Cyclone Kenneth: PR calls for calm
in file CoM
Cyclone Idai, which struck central Mozambique on 14 March, caused serious damage to the Mavuzi and Chicamba power stations which normally supply much of Manica and Sofala provinces with electricity, according to a report on the independent television station STV.
The Mavuzi and Chicamba dams are both on the Revue river in Manica province and are operated by the publicly owned electricity company, EDM.
After surveying the damage, the Deputy Minister of Mineral Resources and Energy, Augusto Fernando, said that production at Chicamba had dropped by 20 megawatts, while the Mavuzi power station is completely paralysed. After rehabilitation of the two dams was completed in 2017, the maximum generating capacity at Chicamba rose from 38 to 44 megawatts, and that at Mavuzi from 30 to 41 megawatts.
Losing generating capacity of over 60 megawatts is a severe blow to the economy of central Mozambique. All of Manica and Sofala is now dependent on power from the Cahora Bassa dam on the Zambezi. Fernando said that, as yet, there is no forecast for the restoration of power from Chicamba and Mavuzi. Furthermore many pylons on the transmission lines were blown down by the storm, in both Manica and Sofala, and it is not yet clear when EDM will be able to repair or replace them.
Fernando estimated the cost of repairs to the Mavuzi and Chicamba systems at six million US dollars. “Right now, our perspective is to mobilise generators, to provide power for basic services, particularly for health units”, he said.
He added that the government is working flat out to try and restore the damaged systems, which have deprived about 6,000 clients of power.
Meanwhile, businesses in Sofala on Thursday took advantage of President Filipe Nyusi’s visit to Beira to demand that the state pay its debts to private companies. The Mozambican state takes a notoriously long time to pay for goods, services and building work, and companies complain that this prejudices their profitability.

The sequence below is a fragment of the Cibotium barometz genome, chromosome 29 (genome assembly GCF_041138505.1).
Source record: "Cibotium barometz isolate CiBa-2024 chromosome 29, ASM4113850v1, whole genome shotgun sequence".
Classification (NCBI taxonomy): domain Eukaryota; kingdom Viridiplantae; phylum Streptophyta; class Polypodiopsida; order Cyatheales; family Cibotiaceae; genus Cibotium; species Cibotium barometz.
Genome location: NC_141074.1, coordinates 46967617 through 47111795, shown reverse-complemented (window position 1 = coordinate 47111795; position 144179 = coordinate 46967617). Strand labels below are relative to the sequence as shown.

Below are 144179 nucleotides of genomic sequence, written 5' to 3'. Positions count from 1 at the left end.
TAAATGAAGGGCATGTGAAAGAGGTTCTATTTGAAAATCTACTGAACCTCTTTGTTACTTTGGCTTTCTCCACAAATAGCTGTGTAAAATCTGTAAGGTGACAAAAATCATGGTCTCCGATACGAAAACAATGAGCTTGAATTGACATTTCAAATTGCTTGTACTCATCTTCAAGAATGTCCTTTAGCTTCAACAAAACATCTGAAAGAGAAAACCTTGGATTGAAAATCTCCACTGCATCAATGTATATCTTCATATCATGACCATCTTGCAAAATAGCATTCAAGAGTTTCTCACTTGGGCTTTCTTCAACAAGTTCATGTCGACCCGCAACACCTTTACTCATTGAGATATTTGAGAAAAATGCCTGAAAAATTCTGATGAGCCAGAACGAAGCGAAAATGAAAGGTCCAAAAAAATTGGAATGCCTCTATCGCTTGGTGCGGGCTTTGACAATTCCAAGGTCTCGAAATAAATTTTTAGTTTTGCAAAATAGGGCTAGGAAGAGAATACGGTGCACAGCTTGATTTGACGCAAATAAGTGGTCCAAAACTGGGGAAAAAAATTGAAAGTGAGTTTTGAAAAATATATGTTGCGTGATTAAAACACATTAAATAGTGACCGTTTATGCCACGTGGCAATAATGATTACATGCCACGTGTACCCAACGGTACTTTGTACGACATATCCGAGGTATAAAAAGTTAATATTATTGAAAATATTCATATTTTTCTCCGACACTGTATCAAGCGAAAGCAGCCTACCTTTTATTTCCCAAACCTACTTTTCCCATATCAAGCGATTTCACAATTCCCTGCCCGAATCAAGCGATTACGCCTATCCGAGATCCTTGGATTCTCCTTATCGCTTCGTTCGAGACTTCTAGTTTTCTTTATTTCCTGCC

Nyusi said this question should be analysed case by case and, if necessary, a commission could be set up to determine whether a business really had provided the goods or services that it claimed. The absence of a document proving that a business arrangement had indeed been struck made payment impossible, he said. Indeed, a state official who authorised payment in the absence of a written document risked going to jail.
The businesses also asked the government to extend the period for payment of corporation tax, normally collected at the end of the first quarter, to the end of the year. They requested a reduction of Value Added Tax (VAT) on the raw materials and building equipment they need to rebuild their damaged undertakings, and exemption from customs duties if this equipment is imported.
Nyusi assured the businesses that the government has considered these issues – however, Mozambique is currently living entirely on revenue collected domestically, and granting tax exemptions could lead to difficulty in the government paying public sector wages. But he admitted that some incentives could be given to business people in the affected areas.
Sofala businesses asked Nyusi to give priority to local businesses in contracts for post-disaster reconstruction. The President replied that this was precisely the government’s policy – but there were cases in which he doubted the capacity of local companies to produce sufficient goods in due time.
It is, for example, urgent to print 700,000 school books to replace those lost in the floods. Were local companies able to handle such a massive printing order?
Nyusi stressed that, to facilitate business, the government is doing all it can to reduce transport and electricity costs. But he expected business to respond by reducing the prices at which it sells goods and services to consumers.Source: AIM
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